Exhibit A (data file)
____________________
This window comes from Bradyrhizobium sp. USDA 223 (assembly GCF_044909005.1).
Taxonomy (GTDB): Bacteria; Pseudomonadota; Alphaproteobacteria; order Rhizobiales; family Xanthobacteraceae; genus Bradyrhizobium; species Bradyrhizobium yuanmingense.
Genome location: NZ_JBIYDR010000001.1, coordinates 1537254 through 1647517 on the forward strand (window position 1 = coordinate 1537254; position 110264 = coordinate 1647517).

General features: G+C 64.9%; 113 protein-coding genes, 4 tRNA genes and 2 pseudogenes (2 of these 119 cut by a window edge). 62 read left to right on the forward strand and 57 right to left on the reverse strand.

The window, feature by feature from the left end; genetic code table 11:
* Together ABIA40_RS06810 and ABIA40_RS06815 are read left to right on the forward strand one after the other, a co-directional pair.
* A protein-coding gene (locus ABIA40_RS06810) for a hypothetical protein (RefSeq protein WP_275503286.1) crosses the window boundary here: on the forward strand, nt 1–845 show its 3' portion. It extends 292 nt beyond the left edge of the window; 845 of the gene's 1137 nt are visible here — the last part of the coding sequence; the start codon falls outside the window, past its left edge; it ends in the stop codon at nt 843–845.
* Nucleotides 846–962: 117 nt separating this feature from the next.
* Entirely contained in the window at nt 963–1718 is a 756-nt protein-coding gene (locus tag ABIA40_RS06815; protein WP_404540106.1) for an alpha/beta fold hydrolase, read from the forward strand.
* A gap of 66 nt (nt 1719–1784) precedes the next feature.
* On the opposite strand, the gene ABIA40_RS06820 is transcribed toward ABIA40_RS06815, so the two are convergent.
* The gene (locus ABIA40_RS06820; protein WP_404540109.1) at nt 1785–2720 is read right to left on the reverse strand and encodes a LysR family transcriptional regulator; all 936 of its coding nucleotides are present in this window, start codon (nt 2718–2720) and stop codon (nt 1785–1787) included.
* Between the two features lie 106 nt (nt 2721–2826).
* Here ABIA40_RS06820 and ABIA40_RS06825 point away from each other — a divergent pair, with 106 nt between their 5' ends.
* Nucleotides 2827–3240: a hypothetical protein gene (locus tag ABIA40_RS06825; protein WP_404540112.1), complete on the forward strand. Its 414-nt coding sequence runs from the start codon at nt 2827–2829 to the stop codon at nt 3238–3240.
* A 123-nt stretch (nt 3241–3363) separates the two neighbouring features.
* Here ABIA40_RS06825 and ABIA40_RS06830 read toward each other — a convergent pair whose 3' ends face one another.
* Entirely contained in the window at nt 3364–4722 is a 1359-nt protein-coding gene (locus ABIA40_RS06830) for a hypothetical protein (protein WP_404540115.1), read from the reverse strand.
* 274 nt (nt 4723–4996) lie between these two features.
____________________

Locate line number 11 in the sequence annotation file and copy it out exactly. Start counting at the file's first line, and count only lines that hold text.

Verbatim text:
* On the opposite strand, the gene ABIA40_RS06820 is transcribed toward ABIA40_RS06815, so the two are convergent.